Wednesday, February 10, 2016

The Big Blue Eff You

Facebook founder (and burgeoning philanthropist) Mark Zuckerberg wants to give India free internet., which in a country like India which primarily accesses the internet via mobile phone is a massive deal. However, India's telecom industry just told him to go jump in the Ganges and take his free internet with him and it looks like the country's internet regulatory commission is following suit.

The Telecom Regulatory Authority of India (TRAI) has released their long-anticipated ruling on net neutrality in India. The regulators have ruled against differential and discriminatory pricing of mobile data on the basis of content.

This ruling will affect Free Basics — Facebook’s controversial plan to offer free, but limited Internet access — in India. Mark Zuckerberg has been campaigning to bring increased digital connectivity to the developing world. Free Basics, which claims to have 15 million users in more than 35 countries around the globe, is part of Facebook’s quasi-philanthropic efforts. India is the second largest market for Facebook users after the United States and considered vital to its continued growth.

Today’s much-anticipated ruling by the Telecom Regulatory Authority of India (TRAI) was not about Free Basics per se. Rather, regulators were reviewing pricing schemes like “zero-rating,” where mobile operators offer access to some websites and services for free, while charging for others. Advocates for digital equality arguethat zero-rating gives an unfair advantage to subsidized content, distorts the market for smaller players, and squashes innovation. Supporters of Free Basics, on the other hand, counter that urban elites who already have Internet access should not deny access to the poor, even if more equitable methods exist.

It seems the last thing India's government wants is Americans coming in and giving people just enough "free" internet to access Facebook all day and have to pay for everything else.

Free Basics was ostensibly targeted at Indians who had never experienced the Internet or could not pay for data plans. However, Facebook recently struggled to provide a reporter with the name of a single Free Basics user in India who had never been online before. Free Basics allows users free access to limited resources including Wikipedia, Bing search, and the weather, as well as a lightweight version of Facebook. Yet normal data charges apply for outside websites, like Google search results, for example.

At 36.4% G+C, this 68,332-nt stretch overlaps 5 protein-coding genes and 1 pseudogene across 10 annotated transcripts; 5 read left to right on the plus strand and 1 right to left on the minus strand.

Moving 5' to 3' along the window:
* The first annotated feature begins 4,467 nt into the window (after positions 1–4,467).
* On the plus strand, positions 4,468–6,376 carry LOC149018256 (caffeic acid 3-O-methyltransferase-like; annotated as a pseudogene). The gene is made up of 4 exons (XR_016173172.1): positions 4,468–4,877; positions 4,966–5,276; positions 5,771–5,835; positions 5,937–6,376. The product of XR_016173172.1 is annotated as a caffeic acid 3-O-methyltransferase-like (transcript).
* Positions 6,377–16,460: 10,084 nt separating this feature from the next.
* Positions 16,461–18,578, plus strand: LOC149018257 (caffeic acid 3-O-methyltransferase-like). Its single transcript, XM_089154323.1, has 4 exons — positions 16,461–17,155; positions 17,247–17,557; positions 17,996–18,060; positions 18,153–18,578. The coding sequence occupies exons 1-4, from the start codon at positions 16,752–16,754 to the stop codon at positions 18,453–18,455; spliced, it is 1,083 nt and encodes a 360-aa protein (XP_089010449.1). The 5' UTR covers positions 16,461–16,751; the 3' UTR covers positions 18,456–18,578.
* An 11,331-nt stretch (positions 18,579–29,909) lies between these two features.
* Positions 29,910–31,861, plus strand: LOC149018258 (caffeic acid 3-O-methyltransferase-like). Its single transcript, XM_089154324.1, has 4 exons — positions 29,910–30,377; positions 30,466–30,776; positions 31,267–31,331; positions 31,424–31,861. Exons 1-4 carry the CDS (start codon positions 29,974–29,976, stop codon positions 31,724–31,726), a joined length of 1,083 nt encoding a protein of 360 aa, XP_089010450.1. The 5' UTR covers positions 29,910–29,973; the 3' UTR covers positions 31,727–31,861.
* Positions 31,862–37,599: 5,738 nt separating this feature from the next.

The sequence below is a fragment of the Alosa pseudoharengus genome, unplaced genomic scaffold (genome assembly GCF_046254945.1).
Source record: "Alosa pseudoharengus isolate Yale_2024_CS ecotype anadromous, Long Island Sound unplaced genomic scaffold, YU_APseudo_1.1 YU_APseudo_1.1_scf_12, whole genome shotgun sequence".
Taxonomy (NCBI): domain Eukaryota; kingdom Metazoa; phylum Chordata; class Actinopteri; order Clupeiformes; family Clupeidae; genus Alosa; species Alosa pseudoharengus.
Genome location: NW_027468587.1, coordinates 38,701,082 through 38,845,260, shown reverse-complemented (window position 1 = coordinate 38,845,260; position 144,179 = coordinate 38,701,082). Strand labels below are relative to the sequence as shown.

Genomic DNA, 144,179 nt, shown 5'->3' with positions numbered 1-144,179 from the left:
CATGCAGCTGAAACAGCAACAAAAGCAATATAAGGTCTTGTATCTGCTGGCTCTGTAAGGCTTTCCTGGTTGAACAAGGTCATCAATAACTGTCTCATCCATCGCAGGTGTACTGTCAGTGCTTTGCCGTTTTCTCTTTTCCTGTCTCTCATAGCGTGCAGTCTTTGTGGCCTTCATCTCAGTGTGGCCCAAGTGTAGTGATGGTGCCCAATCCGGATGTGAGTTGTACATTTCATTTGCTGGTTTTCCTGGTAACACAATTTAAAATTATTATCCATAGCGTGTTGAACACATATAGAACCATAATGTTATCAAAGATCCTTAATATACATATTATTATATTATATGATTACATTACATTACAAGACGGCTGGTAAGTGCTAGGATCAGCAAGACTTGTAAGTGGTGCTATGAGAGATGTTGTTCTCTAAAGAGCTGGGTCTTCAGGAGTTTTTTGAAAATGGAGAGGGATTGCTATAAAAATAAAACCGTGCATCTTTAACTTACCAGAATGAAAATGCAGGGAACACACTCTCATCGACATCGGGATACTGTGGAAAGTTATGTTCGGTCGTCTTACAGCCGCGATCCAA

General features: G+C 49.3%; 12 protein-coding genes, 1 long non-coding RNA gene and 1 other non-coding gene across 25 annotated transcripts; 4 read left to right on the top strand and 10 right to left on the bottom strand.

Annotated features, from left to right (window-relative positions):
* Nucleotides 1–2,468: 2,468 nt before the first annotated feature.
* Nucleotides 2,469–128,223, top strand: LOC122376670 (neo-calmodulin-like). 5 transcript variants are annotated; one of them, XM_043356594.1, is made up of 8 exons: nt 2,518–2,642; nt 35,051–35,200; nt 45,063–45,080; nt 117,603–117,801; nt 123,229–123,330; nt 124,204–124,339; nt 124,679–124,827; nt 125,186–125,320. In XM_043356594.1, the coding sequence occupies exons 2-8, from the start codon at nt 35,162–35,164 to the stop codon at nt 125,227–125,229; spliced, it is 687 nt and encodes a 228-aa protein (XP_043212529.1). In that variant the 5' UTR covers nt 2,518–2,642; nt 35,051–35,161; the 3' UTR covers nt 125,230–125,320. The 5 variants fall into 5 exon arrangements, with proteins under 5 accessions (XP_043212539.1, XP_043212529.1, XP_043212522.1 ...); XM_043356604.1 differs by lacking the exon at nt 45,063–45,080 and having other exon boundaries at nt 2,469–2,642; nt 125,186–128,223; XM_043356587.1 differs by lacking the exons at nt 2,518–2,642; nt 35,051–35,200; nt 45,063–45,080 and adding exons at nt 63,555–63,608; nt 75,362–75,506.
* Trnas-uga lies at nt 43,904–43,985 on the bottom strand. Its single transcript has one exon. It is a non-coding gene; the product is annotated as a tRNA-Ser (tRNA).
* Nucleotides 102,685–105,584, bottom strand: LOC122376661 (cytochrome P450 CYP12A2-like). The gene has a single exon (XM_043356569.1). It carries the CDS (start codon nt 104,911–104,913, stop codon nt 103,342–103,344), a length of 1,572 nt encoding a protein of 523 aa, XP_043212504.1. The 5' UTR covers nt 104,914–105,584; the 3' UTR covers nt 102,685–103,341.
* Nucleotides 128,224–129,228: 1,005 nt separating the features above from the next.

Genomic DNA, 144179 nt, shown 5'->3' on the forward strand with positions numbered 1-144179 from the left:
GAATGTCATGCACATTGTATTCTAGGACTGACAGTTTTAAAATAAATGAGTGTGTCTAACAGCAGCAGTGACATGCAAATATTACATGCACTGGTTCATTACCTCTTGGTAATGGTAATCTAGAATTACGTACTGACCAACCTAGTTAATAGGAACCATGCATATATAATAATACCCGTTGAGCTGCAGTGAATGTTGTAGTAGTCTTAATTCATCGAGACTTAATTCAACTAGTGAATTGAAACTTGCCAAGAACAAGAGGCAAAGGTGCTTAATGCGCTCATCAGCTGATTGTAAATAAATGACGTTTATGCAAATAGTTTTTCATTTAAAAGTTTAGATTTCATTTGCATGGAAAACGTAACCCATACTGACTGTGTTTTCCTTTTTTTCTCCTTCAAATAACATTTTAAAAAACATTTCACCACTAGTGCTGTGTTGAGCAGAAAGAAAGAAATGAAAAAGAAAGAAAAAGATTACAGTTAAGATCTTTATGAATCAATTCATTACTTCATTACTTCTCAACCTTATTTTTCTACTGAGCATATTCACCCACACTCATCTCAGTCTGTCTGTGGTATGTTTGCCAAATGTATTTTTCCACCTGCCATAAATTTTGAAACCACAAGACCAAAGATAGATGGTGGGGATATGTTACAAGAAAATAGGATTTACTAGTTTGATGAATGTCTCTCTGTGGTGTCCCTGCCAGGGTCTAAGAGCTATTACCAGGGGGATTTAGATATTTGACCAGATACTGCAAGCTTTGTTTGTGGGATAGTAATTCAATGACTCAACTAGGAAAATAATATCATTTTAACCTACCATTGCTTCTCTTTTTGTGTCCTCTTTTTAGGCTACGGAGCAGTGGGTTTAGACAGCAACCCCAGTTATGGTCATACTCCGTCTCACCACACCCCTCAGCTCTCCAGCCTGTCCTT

Facebook’s promotion of Free Basics has been orchestrated like a political campaign. In December, Zuckerberg published an op-ed in the Times of Indiadefending Free Basics. In it, he repeated Facebook’s claim that half of the people who go online through Free Basics end up paying for access to “the full Internet” within 30 days, but offered no further details about the study. “Who could possibly be against this?” Zuckerberg asked. “Surprisingly, over the last year there’s been a big debate about this in India.” Other countries have prohibited Free Basics. It is not offered in Chile, for example, because the government banned zero-rating in 2014.

If you want to know why I think Zuckerberg and his philanthropy are full of absolutely self-serving crap, this Free Basics scam is exactly why. This is precisely the kind of metered access that net neutraility laws in the US are supposed to prevent, and why Republicans are very eager to shut them down.

Imagine that Facebook gave you "free" mobile internet data -- only for accessing Facebook and search engines -- but the second you clicked on a web site, you had to pay as you go with the kind of data rates that would make AT&T and Verizon actually blush.

Given no net neutrality rules in India until now, that's the game Facebook decided it was going to play. That should be a big alarm bell to everyone about the necessity of net neutrality here in the US and indeed everywhere, but you can guarantee those rules go away the moment we get a GOP president again.

America already has the most expensive internet in the developed world.  The answer is not "free internet" with strings attached,

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